Gifts of Teaching: the Students


Among the many gifts of teaching, first and foremost are the students.

Truth: a teacher needs students–even one student will do; no teachings can occur without the creative presence of someone who needs a lesson.

The relationship between a teacher and a student can be a funny one. There may be little to no details to fill the storehouse that make up intimacy between people and there might not be much talk, small or big.

But in a Mysore space, the practice inevitably brings a strange closeness. Breath and the asanas unite them. The teacher watches and waits for the right opening. And when that opening inevitably comes, students, when they are ready, surrender.

In those moments, there is a precious exchange. It is like two travelers meeting on a shared journey, one welcoming the other to a new road.

A month into my Cairo stint, feeling very grateful for the students who have been attending Ashtanga Yoga Egypt classes this month, who have entrusted me with their bodies and their practice in the absence of their regular teacher Iman Elsherbiny, who is currently studying with our teacher Sharath (grandson of Pattabhi Jois) in India. This is the precious thread that connects us, from which the energy of this practice passes from one person to the next.

I am grateful for the regularity in which many come to class and the dedication to show up despite crazy Cairo traffic, politics, life at large. Looking forward to one more month of teaching here!

Photo: Flowers care of student Zeina. Thank you!

Inner Dance, Inner Movement in Cairo



Inner dance is never easy to explain. The lightness in the body. The cosmic party as you dance with yourself. Something, however little, however quiet, moves.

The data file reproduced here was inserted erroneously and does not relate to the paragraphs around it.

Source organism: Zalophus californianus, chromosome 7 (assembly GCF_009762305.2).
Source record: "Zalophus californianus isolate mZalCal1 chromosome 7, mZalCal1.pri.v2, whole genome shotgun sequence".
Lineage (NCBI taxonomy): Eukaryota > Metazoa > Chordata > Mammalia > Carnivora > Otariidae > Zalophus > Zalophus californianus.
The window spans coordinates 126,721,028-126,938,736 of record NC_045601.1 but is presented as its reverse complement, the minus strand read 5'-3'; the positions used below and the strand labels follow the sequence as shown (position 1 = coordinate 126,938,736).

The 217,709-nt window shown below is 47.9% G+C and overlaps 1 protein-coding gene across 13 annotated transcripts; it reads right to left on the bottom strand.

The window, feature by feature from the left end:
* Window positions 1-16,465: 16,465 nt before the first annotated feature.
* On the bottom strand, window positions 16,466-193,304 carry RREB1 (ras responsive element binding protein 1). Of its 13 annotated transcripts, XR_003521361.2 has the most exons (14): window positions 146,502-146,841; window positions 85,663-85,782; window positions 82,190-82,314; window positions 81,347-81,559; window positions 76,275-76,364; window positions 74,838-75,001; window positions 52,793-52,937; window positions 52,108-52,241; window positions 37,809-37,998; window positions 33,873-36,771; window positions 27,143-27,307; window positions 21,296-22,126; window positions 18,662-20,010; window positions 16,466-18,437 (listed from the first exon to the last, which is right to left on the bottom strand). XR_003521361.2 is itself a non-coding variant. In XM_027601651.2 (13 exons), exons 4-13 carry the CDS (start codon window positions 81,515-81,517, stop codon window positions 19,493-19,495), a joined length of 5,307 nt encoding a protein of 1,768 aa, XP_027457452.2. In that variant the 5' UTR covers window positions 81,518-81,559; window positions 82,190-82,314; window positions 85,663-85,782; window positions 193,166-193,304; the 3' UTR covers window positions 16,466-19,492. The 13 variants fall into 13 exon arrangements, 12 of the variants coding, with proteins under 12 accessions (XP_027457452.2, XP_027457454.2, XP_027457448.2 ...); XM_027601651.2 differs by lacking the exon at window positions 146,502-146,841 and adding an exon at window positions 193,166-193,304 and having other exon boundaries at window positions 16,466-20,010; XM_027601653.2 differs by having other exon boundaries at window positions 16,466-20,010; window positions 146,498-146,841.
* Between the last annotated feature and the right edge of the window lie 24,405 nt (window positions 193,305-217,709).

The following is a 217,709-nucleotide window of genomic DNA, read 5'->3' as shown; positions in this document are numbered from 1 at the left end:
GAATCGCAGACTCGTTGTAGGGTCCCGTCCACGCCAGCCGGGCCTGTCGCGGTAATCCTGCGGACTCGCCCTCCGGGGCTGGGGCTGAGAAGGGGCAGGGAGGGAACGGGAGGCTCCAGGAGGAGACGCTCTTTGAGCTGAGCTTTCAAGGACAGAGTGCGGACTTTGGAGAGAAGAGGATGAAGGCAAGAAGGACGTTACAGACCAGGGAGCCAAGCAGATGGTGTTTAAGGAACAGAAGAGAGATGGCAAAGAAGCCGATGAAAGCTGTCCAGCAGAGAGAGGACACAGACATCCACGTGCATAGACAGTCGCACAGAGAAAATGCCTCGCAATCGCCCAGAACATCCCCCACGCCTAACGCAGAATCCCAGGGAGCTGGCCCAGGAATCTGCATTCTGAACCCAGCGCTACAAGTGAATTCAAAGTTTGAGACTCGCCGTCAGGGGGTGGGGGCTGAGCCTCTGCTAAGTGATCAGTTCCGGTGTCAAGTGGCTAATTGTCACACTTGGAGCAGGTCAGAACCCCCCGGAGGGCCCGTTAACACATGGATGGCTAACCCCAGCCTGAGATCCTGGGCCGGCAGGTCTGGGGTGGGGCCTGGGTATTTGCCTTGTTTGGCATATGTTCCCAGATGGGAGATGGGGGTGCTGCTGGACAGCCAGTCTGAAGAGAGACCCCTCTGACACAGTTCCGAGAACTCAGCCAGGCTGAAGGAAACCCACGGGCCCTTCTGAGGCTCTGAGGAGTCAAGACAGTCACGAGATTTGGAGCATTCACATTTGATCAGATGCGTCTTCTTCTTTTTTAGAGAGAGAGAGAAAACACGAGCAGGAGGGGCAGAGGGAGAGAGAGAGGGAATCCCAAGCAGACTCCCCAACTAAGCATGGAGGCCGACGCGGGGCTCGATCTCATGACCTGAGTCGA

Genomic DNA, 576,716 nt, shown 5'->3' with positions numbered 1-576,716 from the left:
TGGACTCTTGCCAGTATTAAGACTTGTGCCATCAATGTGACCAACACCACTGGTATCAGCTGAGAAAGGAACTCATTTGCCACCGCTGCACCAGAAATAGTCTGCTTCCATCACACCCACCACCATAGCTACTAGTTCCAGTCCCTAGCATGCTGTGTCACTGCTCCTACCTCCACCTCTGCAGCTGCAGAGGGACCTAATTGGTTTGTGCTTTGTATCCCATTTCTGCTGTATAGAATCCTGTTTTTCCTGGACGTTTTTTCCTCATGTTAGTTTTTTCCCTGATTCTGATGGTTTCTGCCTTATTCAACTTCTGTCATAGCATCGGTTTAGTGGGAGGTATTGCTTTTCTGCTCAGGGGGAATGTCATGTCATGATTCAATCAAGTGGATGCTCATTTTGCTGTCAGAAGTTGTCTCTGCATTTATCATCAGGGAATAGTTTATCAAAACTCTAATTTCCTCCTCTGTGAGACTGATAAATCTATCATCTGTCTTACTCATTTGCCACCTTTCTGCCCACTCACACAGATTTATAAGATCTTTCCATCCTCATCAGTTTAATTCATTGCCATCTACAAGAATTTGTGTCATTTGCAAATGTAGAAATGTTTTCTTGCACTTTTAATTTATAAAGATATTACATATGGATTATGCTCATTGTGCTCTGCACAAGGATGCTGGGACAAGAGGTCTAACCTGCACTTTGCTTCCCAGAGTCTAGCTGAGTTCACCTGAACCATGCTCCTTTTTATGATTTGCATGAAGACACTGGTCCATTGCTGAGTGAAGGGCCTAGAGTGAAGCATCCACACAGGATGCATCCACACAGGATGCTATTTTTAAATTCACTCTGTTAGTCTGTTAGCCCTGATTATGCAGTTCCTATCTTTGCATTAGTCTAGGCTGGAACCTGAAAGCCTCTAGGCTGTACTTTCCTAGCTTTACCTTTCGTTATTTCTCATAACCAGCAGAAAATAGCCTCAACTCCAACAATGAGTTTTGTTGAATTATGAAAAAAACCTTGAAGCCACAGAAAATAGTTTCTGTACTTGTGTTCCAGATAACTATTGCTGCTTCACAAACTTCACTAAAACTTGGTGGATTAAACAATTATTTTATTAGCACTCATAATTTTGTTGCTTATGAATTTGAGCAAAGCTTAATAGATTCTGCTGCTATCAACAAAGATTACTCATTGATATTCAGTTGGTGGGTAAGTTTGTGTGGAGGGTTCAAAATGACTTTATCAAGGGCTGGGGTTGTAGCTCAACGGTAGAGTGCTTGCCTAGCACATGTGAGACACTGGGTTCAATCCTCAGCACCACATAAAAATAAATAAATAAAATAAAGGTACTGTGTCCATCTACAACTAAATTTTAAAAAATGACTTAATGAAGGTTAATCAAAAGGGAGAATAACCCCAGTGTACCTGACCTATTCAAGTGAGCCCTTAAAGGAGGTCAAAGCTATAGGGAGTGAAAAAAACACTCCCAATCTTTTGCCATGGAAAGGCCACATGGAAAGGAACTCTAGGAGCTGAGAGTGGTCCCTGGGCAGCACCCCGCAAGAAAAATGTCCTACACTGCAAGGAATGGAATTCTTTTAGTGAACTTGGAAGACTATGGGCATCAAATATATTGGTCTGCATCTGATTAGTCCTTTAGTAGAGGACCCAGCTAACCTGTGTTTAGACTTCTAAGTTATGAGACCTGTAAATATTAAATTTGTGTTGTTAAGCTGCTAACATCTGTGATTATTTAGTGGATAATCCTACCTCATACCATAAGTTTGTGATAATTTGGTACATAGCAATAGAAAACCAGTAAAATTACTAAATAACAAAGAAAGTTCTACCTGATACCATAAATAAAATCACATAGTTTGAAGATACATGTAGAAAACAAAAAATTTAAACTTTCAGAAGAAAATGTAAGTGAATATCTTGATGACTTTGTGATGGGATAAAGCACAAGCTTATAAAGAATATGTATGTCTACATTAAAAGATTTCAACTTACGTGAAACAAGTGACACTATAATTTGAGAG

I received an email today from a participant from last Thursday’s ID offering in Heliopolis (Shanti Yoga), who moved a little physically but felt a big shift within. He described the experience as moving, that the session was like a helpful push to restart a stalled vehicle.

Sometimes we feel broken. Our environment, our culture, our own expectations play upon us. Our mechanisms get rusty or ill used. Imbalances occur. The body suffers. And we identify so much with our physical pains, our frayed nerves, our sad feelings.

This makes me recall a chant that I love to sing:

so ham, so ham
so ham shivo ham
I am not my body,
my body is not me

so ham, so ham
so ham shivo ham
I am not my mind,
my mind is not me

so ham, so ham
so ham shivo ham
I am not my ego
my ego is not me

“So ham”, like “tat tvam asi”, means “I am That” — That which is unchanging, unlimited and eternal.

What would our lives be like if we could identify with That, if we saw That in ourselves, in all our fellow human beings and co-habitors in this planet, how would we live our lives like then? How could we not honor and love ourselves and each other?

Photo: Beautiful bronze. Sculpture by Nathan from Atelier de Nathan at Darb compound in Old Cairo.

Empty Pots


IMG_6030A lot of times practice can be sublime, the process focusses the attention, the breath is the only sound…

But then there are the other times! when practicing is like swimming through a thick soupy sea of thoughts and impressions.

Things come up. Issues, worries, thoughts of all sorts and sizes eek up into the surface of the mind, some incredibly insignificant and others quite significant, each attempting to derail practice.